A recent observational study published in the Journal of clinical Oncology suggested an association between citric fruit consumption with the development of malignant melanoma.
According to the study, people who ate citrus fruit 2-4 times a week had an increase of 10% in the risk of malignant melanoma than people who ate citrus less than twice per week. The senior author Dr. Abrar Qureshi, from Warren Alpert Medical School of Brown University and Rhode Island Hospital, has already stated that this is a one-of-its-kind study and that also observational, therefore it cannot predict the situation of the entire US nor can its results be interpreted as 100% authentic.
Dr. Qureshi worked on the study in collaboration with the Channing Division of Network Medicine at Brigham and Women’s Hospital in Boston. He further stated that “Malignant melanoma is a potentially life-threatening form of skin cancer. Though there have been some amazing advances in the treatment of cancer, its prevention by using the rays of the sun and skin cancer screening is recommended.”
Although the study concludes a preliminary association between malignant melanoma and citrus fruit, it didn’t specifically state that melanoma is caused by the intake of citrus fruit. The authors have welcomed more studies and research work in this regard.
The study included data from two other previously conducted studies. They included 63,000 women in this study from the Nurses’ Health Study and 41,000 men from another study. Both of these studies were conducted from the mid-1980s to 2010.
The participants provided information regarding their diet; how frequently they ate grapefruit, oranges, or drank orange juice. This estimated their “overall usage of citrus.” The study did not include other citrus fruits such as lemons and limes. Participants also reported health events such as the diagnosis of melanoma which was then cross checked with their medical records.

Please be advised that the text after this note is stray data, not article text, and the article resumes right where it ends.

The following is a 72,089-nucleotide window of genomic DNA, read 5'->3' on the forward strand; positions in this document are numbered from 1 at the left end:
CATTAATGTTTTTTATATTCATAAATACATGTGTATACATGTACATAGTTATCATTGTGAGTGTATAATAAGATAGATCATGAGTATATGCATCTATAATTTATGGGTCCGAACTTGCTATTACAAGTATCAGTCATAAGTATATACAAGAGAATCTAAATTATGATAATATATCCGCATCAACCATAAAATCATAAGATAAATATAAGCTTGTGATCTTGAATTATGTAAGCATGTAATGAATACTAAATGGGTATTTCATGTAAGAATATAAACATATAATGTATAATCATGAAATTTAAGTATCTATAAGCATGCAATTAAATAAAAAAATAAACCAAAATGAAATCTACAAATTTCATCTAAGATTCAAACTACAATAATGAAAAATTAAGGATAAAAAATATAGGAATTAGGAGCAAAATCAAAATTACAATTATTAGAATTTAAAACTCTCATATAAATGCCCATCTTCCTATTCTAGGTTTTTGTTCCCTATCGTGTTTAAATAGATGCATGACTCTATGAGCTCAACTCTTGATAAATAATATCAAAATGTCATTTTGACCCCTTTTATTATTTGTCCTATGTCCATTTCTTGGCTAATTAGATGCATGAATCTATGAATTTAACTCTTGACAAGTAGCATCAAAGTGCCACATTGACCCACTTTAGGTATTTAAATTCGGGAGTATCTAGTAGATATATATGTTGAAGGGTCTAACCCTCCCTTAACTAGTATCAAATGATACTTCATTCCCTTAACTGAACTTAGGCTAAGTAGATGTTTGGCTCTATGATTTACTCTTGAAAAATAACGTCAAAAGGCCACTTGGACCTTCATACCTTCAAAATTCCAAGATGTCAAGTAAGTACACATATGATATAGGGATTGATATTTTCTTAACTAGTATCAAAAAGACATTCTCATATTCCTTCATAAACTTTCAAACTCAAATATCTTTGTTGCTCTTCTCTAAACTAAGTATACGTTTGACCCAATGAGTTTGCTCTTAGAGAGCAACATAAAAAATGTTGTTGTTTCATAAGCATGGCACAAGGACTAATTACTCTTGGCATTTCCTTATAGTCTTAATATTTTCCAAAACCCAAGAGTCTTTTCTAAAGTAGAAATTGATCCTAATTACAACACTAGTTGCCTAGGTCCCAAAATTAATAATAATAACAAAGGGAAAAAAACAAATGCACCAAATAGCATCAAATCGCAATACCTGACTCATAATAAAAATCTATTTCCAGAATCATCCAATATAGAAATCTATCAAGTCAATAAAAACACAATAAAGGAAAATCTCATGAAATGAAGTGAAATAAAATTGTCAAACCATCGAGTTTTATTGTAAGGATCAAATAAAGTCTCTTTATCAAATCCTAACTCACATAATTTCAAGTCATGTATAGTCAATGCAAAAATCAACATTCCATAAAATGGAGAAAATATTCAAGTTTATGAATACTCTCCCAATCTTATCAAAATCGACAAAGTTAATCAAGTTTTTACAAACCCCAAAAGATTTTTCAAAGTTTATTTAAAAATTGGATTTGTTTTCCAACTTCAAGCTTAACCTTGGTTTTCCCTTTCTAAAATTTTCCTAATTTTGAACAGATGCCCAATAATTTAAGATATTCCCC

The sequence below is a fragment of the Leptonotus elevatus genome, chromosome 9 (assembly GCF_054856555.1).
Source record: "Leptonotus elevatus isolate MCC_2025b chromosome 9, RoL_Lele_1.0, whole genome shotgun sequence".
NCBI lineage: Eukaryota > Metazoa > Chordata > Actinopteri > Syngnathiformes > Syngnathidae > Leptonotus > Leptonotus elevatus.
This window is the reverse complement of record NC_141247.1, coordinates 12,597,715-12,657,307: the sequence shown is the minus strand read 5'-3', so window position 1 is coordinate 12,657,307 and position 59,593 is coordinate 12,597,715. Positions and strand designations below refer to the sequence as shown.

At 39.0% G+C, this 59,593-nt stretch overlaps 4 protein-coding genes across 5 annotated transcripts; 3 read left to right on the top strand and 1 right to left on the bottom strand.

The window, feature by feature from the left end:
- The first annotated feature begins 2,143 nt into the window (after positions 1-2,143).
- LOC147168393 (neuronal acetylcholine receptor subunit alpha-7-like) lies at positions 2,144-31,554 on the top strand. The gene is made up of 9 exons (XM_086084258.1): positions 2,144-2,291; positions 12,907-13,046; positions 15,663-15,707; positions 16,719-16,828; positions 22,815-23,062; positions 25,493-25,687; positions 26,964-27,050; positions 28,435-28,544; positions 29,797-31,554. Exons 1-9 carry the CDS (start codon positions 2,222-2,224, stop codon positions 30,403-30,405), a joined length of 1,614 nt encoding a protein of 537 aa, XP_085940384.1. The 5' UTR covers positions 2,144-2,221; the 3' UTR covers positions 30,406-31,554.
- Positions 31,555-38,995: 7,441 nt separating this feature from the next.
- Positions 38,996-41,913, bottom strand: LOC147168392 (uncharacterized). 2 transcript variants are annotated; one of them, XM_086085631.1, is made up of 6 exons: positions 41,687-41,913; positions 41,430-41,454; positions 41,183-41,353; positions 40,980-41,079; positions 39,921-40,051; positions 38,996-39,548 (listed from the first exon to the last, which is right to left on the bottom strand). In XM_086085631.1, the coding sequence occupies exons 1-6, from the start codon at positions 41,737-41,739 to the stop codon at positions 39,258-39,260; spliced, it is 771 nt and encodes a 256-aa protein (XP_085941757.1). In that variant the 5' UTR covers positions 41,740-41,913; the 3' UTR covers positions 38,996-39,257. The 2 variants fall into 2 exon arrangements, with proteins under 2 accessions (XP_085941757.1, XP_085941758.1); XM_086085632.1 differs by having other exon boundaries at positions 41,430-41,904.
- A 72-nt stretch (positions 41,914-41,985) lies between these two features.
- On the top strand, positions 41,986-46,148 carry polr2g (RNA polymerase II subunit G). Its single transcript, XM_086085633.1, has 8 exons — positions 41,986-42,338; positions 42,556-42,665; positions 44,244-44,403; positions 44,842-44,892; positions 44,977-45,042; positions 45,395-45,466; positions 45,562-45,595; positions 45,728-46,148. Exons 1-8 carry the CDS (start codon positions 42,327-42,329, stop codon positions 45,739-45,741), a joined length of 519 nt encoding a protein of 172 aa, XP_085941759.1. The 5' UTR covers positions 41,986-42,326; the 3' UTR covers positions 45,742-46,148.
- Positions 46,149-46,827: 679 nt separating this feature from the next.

With a follow-up of 20 years, the study reports 1,840 cases of melanoma. People who ate citrus fruit 2-4 times a week had an increase of 10% in the risk of malignant melanoma than people who ate citrus less than twice per week. Melanoma risk was seen to rise proportionately with an increase in citrus consumption. A 36% risk of malignant melanoma was seen in people who ate citrus more than 1.5 times a day. The study reports grapefruit to have the greatest association with melanoma.
Dr. Qureshi explained that citrus fruits contain furocoumarins (photoactive compounds) which make people more sun sensitive and make even usual sun exposure more damaging to skin cells. He didn’t advise reduced consumption of these fruits since they are very important for health; however, he is in favor of more studies on furocoumarins.
According to Marianne Berwick of the University of New Mexico in Albuquerque, 30 out of 100,000 individuals suffer from coetaneous malignant melanoma yearly in the U.S. It is the fifth most common melanoma in the U.S. and ranks sixth worldwide, he told Reuters Health. Berwick also supports further work up on this preliminary study.